... Our refactorings go beyond atomic changes as they may involve a sequence of modifications, and have a purpose of use, pre-conditions, and variants. Emendation services could be used to implement our refactorings in Melanee, which is the technology used in Atkinson et al. (2012). ...
... Our refactorings are not specific to MetaDepth, but they are applicable to any tool supporting potency-based modelling like Melanee (Atkinson et al. 2012), the extension of Xmodeller described in Frank (2014), or the ConceptBase implementation in Neumayr et al. (2014), among others. ...
Article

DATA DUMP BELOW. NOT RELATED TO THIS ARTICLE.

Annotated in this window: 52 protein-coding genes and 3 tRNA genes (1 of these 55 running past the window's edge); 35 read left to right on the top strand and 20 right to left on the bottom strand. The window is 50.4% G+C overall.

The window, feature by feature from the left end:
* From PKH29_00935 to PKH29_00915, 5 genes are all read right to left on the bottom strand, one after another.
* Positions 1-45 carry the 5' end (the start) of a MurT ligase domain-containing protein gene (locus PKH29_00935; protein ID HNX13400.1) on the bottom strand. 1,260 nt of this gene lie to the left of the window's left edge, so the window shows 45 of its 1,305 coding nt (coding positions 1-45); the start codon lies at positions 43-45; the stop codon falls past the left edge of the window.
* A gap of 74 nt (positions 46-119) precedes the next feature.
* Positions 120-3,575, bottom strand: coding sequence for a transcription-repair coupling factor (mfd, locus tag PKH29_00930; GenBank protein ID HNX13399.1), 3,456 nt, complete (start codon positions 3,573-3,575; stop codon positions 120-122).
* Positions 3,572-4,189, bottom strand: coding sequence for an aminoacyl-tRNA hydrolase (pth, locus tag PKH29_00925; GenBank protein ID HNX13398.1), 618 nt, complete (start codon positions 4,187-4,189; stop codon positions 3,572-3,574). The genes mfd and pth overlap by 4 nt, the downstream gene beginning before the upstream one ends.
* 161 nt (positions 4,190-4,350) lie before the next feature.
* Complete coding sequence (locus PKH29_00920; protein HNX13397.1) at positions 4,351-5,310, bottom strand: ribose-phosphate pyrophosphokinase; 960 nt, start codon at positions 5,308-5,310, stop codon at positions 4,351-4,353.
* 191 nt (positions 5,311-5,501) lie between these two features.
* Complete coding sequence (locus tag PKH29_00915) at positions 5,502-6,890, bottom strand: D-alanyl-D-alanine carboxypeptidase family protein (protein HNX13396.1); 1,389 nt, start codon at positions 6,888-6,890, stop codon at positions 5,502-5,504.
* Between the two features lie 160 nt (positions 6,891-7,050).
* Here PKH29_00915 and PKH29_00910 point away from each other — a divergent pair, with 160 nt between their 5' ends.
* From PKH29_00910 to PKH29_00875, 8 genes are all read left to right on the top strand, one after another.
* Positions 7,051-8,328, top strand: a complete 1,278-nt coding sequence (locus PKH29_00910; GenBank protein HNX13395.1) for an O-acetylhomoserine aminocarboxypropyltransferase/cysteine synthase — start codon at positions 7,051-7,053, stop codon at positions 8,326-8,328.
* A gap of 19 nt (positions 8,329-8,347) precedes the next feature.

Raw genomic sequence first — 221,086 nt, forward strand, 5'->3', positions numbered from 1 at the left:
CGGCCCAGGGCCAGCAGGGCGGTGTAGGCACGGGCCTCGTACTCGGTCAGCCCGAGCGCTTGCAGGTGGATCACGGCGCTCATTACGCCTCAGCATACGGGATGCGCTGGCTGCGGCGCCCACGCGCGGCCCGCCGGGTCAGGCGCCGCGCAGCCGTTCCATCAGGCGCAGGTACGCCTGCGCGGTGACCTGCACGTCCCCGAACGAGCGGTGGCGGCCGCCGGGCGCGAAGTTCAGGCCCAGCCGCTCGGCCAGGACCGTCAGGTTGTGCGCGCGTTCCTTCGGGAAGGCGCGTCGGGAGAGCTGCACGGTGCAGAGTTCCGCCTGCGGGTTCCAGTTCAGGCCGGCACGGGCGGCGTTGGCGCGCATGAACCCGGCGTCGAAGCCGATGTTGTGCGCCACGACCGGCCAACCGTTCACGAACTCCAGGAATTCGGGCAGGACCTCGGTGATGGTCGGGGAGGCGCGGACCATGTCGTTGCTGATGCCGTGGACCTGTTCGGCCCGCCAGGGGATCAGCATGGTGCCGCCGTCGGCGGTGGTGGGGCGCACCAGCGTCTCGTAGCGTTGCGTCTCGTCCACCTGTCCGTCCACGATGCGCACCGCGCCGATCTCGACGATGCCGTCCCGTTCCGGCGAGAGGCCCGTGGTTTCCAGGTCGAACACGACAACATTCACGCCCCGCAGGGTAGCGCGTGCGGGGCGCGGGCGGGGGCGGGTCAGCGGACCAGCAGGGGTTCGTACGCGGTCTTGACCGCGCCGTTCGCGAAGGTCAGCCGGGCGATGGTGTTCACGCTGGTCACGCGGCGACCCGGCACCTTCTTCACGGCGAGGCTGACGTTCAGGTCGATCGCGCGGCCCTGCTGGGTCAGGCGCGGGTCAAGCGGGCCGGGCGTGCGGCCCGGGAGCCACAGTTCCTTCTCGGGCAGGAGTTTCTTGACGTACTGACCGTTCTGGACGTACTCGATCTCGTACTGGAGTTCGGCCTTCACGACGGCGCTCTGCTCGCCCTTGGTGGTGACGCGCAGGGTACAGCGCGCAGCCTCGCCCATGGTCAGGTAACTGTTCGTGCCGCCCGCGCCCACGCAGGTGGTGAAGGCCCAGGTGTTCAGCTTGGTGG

Multi-level modelling promotes flexibility in modelling by enabling the use of several meta-levels instead of just two, as is the case in mainstream two-level modelling approaches. While this approach leads to simpler models for some scenarios, it introduces an additional degree of freedom as designers can decide the meta-level where an element should reside, having to ascertain the suitability of such decisions. In this respect, model refactorings have been successfully applied in the context of two-level modelling to rearrange the elements of a model while preserving its meaning. Following this idea, we propose a catalogue of 17 novel refactorings specific to multi-level models. Their objective is to help designers in rearranging elements across and within meta-levels and exploring the consequences. In this article, we detail each refactoring in the catalogue, show a classification across different dimensions, and describe the support we provide in our MetaDepth tool. We present two experiments to assess two aspects of our refactorings. The first one validates the predicted semantic side effects of the refactorings on the basis of more than 210.000 refactoring applications. The second one measures the impact of refactorings on three quality attributes of multi-level models.